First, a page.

Griffith Observatory may well be, as its current director has said, the hood ornament of Los Angeles. But Mount Wilson Observatory is more like a tool kit in the city’s trunk—hidden yet essential. Founded in 1904 by the astronomer George Ellery Hale, the observatory takes advantage of the inversion layer that holds in L.A.’s smog while keeping the atmosphere above it nice and clean. During its first two decades, Mount Wilson became a hub of 20th-century astronomy and astrophysics. It’s where scientists first detected sunspot cycles, our solar system’s position in the Milky Way, and proof that the universe had other galaxies all racing away from one another. (That last bit was courtesy of Edwin Hubble, he of the eponymous telescope.)
Nik Arkimovich, who is 55, started driving to Mount Wilson, 5,715 feet above Pasadena, in the early 1980s. The pleasure of seeing stars dimmed next to the joy of whipping his Jensen-Healey around the curves of Angeles Crest Highway. But once he stopped to join a tour of the august facility, Arkimovich, a professional photographer and amateur stargazer, was hooked. Despite much of the observatory being in disuse, something about the place—with its century-old equipment and ghosts of great astronomers—pulled him in like a gravitational force. “I think it was my third tour when the docent said, ‘Nik, you should be giving the tours, not taking them,’ ” Arkimovich says. And so he did. Arkimovich has been a docent at Mount Wilson for more than a decade.
When he started volunteering, the original 60-inch and 100-inch optical telescopes were headed toward obsolescence (the numbers refer to the width of the light-collecting mirrors at the heart of the instruments). The inversion layer still inverts, but increased light pollution means the viewing just isn’t that great anymore. In 2009, a forest fire almost reduced the observatory to ashes. “The worst time for me, emotionally, was seeing the fire get so close,” Arkimovich says.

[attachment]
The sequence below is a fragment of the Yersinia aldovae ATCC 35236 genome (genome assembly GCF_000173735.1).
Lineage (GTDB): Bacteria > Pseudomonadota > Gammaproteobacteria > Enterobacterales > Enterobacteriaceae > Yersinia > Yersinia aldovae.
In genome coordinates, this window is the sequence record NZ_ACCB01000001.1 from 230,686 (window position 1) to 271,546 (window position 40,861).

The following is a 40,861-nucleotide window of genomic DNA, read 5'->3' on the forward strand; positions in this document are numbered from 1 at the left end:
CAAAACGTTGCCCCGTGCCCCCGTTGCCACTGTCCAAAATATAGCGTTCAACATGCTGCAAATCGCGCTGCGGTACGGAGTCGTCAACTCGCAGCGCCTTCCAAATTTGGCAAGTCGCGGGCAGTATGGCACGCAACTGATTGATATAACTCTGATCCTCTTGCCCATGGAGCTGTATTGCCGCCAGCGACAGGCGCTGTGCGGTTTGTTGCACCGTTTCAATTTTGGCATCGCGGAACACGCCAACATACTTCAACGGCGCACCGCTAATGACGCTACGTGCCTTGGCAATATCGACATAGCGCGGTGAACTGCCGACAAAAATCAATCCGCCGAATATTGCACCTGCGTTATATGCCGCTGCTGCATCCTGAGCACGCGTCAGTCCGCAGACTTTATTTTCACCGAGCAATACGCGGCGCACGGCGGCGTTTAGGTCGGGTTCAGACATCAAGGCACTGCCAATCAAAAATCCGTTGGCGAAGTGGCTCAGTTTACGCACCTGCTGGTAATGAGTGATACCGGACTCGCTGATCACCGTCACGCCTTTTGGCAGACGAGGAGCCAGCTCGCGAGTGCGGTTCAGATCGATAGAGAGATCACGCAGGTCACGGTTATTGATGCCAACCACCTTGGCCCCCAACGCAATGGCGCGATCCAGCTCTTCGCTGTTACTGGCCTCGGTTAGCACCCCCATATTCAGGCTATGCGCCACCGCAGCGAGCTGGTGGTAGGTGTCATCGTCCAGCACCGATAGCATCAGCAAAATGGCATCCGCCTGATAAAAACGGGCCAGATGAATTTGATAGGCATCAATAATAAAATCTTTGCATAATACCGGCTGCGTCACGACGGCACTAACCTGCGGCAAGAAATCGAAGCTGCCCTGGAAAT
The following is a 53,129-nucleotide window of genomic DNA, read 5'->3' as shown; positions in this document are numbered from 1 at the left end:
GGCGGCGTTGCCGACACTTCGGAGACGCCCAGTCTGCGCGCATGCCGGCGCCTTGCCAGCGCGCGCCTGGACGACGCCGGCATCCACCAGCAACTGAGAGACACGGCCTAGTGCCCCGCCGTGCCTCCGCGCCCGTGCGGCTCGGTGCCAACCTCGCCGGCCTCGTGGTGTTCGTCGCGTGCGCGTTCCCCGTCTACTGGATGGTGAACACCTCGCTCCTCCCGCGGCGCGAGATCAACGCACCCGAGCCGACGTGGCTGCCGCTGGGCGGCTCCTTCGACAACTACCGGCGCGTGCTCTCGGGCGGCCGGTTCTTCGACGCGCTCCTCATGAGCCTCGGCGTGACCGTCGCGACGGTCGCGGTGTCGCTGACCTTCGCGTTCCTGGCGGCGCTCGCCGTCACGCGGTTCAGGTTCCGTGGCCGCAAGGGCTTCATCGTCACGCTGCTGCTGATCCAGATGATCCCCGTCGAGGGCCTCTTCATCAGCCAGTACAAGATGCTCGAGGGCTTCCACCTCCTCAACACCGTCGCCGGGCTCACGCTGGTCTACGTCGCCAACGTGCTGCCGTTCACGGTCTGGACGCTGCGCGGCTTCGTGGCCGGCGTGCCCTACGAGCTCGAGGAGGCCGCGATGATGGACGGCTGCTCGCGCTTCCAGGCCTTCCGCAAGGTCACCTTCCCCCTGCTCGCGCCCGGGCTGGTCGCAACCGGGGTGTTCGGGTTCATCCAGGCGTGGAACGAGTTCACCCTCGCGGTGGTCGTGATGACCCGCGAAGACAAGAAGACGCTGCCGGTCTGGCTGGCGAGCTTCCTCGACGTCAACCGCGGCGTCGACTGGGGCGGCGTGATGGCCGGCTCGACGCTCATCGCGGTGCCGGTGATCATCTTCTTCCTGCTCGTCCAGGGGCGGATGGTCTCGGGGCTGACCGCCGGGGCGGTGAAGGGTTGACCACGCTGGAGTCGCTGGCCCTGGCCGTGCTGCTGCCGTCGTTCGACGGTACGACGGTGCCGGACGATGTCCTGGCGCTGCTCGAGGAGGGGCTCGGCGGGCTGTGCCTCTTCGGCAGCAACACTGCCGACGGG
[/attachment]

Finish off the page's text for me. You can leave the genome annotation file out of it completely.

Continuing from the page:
The near-death experience seemed to shake Mount Wilson from its doldrums. Both telescopes have been cleaned up. Since the spring, people have been able to stare at the skies by way of the same mirrors that Hale and Hubble and Albert Einstein used. They’re the largest instruments in the world that a nonprofessional astronomer can look through, says Arkimovich.
Nowadays Arkimovich reaches the top of Mount Wilson in an orange Miata. For the past few years, in addition to giving tours, he’s been training to operate the telescopes, keying in ascension and declination coordinates and making sure the beasts don’t crash against the confines of their domes. “I can play with the big toys, which I enjoy very much,” he says. “But for me, it’s more about the history.” And of course, you still can’t beat that drive.
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